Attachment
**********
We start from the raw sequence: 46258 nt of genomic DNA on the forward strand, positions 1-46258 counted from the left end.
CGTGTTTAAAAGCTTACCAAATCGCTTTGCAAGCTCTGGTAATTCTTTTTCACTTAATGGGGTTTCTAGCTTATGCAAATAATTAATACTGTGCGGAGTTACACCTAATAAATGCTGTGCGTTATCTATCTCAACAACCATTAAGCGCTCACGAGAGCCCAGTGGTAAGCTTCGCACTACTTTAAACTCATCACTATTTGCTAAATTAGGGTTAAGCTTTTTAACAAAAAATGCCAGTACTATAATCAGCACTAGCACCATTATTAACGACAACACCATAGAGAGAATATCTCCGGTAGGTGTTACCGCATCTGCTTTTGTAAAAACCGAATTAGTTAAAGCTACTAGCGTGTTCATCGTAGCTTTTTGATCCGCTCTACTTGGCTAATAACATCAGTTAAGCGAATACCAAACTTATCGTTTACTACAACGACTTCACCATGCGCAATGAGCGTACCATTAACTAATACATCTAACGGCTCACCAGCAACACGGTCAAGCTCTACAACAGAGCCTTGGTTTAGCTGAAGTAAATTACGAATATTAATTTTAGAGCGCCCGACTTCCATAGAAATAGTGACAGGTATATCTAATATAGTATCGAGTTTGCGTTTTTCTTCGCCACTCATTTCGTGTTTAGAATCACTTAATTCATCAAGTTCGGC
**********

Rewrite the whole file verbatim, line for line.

We start from the raw sequence: 46258 nt of genomic DNA on the forward strand, positions 1-46258 counted from the left end.
CGTGTTTAAAAGCTTACCAAATCGCTTTGCAAGCTCTGGTAATTCTTTTTCACTTAATGGGGTTTCTAGCTTATGCAAATAATTAATACTGTGCGGAGTTACACCTAATAAATGCTGTGCGTTATCTATCTCAACAACCATTAAGCGCTCACGAGAGCCCAGTGGTAAGCTTCGCACTACTTTAAACTCATCACTATTTGCTAAATTAGGGTTAAGCTTTTTAACAAAAAATGCCAGTACTATAATCAGCACTAGCACCATTATTAACGACAACACCATAGAGAGAATATCTCCGGTAGGTGTTACCGCATCTGCTTTTGTAAAAACCGAATTAGTTAAAGCTACTAGCGTGTTCATCGTAGCTTTTTGATCCGCTCTACTTGGCTAATAACATCAGTTAAGCGAATACCAAACTTATCGTTTACTACAACGACTTCACCATGCGCAATGAGCGTACCATTAACTAATACATCTAACGGCTCACCAGCAACACGGTCAAGCTCTACAACAGAGCCTTGGTTTAGCTGAAGTAAATTACGAATATTAATTTTAGAGCGCCCGACTTCCATAGAAATAGTGACAGGTATATCTAATATAGTATCGAGTTTGCGTTTTTCTTCGCCACTCATTTCGTGTTTAGAATCACTTAATTCATCAAGTTCGGC